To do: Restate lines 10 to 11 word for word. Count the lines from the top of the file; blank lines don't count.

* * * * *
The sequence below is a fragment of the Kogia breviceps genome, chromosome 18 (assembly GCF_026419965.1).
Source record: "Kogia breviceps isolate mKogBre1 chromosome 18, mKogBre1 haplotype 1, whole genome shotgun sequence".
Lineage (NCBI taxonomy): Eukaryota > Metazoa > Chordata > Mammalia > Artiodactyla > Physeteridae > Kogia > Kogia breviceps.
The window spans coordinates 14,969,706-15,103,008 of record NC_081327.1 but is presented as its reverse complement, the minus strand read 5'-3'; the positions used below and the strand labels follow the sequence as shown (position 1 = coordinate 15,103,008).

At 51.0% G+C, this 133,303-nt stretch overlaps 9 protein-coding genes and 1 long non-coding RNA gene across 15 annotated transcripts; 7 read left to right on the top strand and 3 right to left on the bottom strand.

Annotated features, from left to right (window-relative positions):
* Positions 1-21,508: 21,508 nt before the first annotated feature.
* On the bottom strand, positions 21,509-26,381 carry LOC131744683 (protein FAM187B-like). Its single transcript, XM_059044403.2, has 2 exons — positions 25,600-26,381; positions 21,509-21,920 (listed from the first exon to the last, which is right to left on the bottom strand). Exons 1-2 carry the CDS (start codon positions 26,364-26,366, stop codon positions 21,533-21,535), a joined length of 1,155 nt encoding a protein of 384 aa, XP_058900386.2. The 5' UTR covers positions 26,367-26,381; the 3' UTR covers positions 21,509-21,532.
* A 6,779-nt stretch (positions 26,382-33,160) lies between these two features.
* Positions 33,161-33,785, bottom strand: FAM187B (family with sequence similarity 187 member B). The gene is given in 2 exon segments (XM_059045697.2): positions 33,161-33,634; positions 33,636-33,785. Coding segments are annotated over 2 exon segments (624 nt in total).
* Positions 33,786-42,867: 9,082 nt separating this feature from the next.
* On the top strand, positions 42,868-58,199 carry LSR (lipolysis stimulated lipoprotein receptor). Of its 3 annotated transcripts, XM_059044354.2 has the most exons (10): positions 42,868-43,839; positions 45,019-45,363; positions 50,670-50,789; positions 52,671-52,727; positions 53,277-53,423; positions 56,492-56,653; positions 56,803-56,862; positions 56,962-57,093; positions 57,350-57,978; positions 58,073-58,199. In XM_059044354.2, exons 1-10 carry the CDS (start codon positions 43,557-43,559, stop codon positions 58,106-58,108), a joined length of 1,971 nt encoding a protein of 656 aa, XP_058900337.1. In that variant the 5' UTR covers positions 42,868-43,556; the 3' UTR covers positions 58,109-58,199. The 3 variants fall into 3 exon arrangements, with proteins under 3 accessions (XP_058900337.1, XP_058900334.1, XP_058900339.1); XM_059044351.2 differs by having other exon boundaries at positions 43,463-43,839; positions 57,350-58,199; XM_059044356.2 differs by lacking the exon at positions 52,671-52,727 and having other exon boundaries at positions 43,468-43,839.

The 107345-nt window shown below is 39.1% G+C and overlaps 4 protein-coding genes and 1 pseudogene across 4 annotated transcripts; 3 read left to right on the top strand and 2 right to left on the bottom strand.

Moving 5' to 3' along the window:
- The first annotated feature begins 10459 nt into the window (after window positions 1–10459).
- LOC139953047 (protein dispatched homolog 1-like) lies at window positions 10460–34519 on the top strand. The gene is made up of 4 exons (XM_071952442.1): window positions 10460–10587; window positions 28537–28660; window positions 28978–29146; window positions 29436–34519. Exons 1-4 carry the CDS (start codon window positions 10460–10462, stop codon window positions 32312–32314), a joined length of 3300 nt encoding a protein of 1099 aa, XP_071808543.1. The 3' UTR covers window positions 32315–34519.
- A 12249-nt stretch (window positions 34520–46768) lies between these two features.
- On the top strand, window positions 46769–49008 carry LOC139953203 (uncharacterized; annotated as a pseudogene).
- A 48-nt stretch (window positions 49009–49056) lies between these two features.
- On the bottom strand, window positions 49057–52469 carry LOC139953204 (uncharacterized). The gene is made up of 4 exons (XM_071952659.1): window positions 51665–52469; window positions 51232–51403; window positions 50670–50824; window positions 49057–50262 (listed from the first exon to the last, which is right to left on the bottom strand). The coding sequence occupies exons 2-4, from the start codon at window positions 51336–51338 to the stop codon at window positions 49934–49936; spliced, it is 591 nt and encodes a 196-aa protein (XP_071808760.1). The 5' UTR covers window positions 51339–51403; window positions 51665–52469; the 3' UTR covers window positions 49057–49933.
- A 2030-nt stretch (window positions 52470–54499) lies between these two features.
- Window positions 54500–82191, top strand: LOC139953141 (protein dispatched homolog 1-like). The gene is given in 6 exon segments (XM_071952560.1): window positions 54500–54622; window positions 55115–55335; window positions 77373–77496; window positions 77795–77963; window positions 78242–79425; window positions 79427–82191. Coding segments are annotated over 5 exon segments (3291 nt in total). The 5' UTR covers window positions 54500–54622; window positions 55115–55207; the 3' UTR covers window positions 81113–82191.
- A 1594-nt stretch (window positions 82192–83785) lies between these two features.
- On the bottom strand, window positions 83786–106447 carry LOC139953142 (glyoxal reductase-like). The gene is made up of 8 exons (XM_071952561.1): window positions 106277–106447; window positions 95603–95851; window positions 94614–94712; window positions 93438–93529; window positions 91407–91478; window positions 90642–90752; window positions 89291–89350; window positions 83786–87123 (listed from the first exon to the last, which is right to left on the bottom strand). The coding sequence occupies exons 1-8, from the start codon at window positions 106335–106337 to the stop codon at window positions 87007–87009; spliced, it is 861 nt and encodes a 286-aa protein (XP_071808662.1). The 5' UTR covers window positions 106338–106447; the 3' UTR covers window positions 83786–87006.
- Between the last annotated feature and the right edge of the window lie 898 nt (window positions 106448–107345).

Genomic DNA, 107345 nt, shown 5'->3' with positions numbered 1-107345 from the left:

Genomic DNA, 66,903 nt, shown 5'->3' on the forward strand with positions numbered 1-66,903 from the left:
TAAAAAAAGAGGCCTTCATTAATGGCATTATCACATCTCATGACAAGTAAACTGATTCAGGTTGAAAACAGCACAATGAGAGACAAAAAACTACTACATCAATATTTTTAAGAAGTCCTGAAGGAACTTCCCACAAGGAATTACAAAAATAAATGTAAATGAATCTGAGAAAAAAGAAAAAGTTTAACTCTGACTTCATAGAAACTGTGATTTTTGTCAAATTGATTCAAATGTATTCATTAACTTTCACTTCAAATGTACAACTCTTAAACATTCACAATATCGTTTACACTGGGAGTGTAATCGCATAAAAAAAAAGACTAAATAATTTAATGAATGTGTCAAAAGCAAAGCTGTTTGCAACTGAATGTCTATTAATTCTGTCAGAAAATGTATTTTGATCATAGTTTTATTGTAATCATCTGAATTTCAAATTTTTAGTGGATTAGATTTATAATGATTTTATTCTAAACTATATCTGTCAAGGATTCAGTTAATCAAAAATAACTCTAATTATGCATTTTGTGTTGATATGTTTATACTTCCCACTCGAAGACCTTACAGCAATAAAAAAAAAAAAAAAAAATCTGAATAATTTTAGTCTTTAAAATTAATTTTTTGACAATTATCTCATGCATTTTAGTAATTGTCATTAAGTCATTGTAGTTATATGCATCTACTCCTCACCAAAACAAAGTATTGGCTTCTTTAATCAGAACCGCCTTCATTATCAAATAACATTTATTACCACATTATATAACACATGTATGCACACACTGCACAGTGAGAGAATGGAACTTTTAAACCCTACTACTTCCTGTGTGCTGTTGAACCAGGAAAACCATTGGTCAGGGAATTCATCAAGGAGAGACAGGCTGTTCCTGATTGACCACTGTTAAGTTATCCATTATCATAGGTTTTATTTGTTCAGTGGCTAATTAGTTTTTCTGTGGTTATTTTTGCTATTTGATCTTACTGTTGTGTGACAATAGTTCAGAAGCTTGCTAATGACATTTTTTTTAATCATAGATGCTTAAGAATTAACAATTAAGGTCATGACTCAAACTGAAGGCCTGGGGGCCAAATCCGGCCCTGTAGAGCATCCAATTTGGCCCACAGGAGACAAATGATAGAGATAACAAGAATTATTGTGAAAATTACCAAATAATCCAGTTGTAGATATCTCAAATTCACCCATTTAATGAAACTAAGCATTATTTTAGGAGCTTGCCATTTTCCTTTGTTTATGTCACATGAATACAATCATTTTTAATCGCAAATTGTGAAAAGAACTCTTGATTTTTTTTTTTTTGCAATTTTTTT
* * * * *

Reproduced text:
* Positions 33,161-33,785, bottom strand: FAM187B (family with sequence similarity 187 member B). The gene is given in 2 exon segments (XM_059045697.2): positions 33,161-33,634; positions 33,636-33,785. Coding segments are annotated over 2 exon segments (624 nt in total).
* Positions 33,786-42,867: 9,082 nt separating this feature from the next.